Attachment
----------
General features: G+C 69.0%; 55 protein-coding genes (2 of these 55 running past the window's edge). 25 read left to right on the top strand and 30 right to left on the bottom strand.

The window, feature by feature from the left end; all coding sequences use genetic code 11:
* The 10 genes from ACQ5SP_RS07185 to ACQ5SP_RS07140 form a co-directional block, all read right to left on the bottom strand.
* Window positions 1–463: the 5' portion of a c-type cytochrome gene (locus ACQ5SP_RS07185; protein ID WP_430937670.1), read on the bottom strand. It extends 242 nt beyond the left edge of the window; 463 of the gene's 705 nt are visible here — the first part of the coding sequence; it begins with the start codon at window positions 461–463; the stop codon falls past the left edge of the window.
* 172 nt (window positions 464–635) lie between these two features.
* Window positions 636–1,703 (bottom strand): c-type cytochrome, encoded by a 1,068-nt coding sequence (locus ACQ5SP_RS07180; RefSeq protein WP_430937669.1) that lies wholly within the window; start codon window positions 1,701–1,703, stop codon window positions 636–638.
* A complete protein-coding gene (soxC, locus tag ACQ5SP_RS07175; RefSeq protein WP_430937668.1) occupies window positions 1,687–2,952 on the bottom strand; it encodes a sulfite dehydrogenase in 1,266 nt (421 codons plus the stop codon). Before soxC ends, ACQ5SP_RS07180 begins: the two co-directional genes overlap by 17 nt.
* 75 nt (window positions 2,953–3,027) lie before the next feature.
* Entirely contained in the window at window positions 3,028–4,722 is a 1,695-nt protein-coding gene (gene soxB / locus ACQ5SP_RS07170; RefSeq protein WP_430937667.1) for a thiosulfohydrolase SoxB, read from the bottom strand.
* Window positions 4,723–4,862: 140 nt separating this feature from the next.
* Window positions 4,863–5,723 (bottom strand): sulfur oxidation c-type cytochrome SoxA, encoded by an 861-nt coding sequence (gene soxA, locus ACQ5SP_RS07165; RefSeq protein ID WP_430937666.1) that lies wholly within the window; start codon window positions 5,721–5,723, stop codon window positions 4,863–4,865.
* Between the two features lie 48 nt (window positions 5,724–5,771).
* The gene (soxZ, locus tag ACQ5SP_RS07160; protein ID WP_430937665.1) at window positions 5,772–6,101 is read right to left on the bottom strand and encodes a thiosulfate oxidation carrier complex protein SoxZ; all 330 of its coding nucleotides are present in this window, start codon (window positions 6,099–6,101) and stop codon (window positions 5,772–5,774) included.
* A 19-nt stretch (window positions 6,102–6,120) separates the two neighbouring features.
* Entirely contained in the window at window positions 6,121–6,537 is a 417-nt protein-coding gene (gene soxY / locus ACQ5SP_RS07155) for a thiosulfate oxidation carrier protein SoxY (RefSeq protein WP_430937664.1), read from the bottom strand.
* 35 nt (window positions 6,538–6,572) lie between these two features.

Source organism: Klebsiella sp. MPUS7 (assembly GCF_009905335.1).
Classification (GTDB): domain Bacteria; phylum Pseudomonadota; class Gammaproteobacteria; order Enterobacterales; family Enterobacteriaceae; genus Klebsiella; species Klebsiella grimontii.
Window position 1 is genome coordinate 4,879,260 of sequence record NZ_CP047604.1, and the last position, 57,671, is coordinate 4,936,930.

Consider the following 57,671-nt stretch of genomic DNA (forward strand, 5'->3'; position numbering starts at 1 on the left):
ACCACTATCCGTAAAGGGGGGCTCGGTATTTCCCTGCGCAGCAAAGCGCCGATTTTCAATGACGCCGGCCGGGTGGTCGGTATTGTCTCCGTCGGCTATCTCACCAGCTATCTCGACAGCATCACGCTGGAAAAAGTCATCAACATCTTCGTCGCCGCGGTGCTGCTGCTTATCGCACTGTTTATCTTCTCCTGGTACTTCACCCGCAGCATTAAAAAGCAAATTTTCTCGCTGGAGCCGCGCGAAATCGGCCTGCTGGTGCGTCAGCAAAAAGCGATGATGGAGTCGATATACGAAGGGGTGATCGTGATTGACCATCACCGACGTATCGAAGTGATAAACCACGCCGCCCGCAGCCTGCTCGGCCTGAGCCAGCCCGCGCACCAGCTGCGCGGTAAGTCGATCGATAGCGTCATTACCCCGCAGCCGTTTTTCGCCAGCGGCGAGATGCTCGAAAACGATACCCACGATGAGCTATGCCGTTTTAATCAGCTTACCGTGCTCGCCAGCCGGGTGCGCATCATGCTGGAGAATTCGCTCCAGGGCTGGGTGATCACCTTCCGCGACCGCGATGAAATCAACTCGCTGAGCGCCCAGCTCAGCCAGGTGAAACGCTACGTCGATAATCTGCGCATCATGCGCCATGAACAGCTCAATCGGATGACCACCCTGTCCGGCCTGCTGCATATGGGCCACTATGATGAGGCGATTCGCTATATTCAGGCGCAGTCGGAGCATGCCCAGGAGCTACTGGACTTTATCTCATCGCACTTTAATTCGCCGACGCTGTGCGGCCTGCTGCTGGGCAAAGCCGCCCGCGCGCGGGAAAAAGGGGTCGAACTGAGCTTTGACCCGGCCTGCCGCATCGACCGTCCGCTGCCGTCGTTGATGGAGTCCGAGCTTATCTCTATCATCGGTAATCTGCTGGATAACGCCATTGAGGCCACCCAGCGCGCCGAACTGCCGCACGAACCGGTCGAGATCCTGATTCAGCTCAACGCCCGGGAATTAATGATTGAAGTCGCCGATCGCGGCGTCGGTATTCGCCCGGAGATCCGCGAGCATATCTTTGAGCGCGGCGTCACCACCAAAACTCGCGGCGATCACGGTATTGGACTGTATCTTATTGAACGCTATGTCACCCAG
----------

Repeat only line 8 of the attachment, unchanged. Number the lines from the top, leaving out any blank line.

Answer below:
* 75 nt (window positions 2,953–3,027) lie before the next feature.